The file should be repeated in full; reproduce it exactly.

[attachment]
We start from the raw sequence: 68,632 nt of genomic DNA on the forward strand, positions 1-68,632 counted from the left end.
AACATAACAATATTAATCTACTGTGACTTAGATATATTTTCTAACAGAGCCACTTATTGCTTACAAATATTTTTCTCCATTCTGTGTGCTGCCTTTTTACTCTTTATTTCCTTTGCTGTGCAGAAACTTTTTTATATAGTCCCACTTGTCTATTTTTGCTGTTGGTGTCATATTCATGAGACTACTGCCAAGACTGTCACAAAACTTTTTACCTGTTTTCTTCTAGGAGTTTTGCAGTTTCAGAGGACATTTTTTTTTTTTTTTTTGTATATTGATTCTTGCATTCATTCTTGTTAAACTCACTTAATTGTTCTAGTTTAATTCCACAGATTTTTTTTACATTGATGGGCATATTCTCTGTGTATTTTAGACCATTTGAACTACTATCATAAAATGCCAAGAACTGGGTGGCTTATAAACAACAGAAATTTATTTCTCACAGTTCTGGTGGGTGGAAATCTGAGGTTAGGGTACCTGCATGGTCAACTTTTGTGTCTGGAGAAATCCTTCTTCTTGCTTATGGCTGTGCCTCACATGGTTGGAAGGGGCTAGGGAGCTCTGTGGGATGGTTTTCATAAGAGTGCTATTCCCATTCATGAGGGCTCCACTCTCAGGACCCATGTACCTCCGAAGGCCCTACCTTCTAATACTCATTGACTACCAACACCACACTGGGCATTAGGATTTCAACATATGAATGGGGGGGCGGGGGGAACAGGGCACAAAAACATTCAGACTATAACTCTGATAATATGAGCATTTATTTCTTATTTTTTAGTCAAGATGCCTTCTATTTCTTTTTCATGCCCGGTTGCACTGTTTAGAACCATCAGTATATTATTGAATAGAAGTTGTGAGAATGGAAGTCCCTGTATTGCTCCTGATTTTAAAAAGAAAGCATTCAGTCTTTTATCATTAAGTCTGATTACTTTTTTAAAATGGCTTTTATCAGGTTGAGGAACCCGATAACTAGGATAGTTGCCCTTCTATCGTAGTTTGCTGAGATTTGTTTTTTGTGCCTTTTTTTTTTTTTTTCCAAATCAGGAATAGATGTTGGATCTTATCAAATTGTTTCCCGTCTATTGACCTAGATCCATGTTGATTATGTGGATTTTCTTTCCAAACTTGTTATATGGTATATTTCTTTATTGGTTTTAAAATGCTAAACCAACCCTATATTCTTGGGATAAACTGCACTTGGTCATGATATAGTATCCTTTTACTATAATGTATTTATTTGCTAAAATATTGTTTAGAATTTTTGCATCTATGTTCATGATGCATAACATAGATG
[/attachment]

We start from the raw sequence: 68,632 nt of genomic DNA on the forward strand, positions 1-68,632 counted from the left end.
AACATAACAATATTAATCTACTGTGACTTAGATATATTTTCTAACAGAGCCACTTATTGCTTACAAATATTTTTCTCCATTCTGTGTGCTGCCTTTTTACTCTTTATTTCCTTTGCTGTGCAGAAACTTTTTTATATAGTCCCACTTGTCTATTTTTGCTGTTGGTGTCATATTCATGAGACTACTGCCAAGACTGTCACAAAACTTTTTACCTGTTTTCTTCTAGGAGTTTTGCAGTTTCAGAGGACATTTTTTTTTTTTTTTTTGTATATTGATTCTTGCATTCATTCTTGTTAAACTCACTTAATTGTTCTAGTTTAATTCCACAGATTTTTTTTACATTGATGGGCATATTCTCTGTGTATTTTAGACCATTTGAACTACTATCATAAAATGCCAAGAACTGGGTGGCTTATAAACAACAGAAATTTATTTCTCACAGTTCTGGTGGGTGGAAATCTGAGGTTAGGGTACCTGCATGGTCAACTTTTGTGTCTGGAGAAATCCTTCTTCTTGCTTATGGCTGTGCCTCACATGGTTGGAAGGGGCTAGGGAGCTCTGTGGGATGGTTTTCATAAGAGTGCTATTCCCATTCATGAGGGCTCCACTCTCAGGACCCATGTACCTCCGAAGGCCCTACCTTCTAATACTCATTGACTACCAACACCACACTGGGCATTAGGATTTCAACATATGAATGGGGGGGCGGGGGGAACAGGGCACAAAAACATTCAGACTATAACTCTGATAATATGAGCATTTATTTCTTATTTTTTAGTCAAGATGCCTTCTATTTCTTTTTCATGCCCGGTTGCACTGTTTAGAACCATCAGTATATTATTGAATAGAAGTTGTGAGAATGGAAGTCCCTGTATTGCTCCTGATTTTAAAAAGAAAGCATTCAGTCTTTTATCATTAAGTCTGATTACTTTTTTAAAATGGCTTTTATCAGGTTGAGGAACCCGATAACTAGGATAGTTGCCCTTCTATCGTAGTTTGCTGAGATTTGTTTTTTGTGCCTTTTTTTTTTTTTTTCCAAATCAGGAATAGATGTTGGATCTTATCAAATTGTTTCCCGTCTATTGACCTAGATCCATGTTGATTATGTGGATTTTCTTTCCAAACTTGTTATATGGTATATTTCTTTATTGGTTTTAAAATGCTAAACCAACCCTATATTCTTGGGATAAACTGCACTTGGTCATGATATAGTATCCTTTTACTATAATGTATTTATTTGCTAAAATATTGTTTAGAATTTTTGCATCTATGTTCATGATGCATAACATAGATG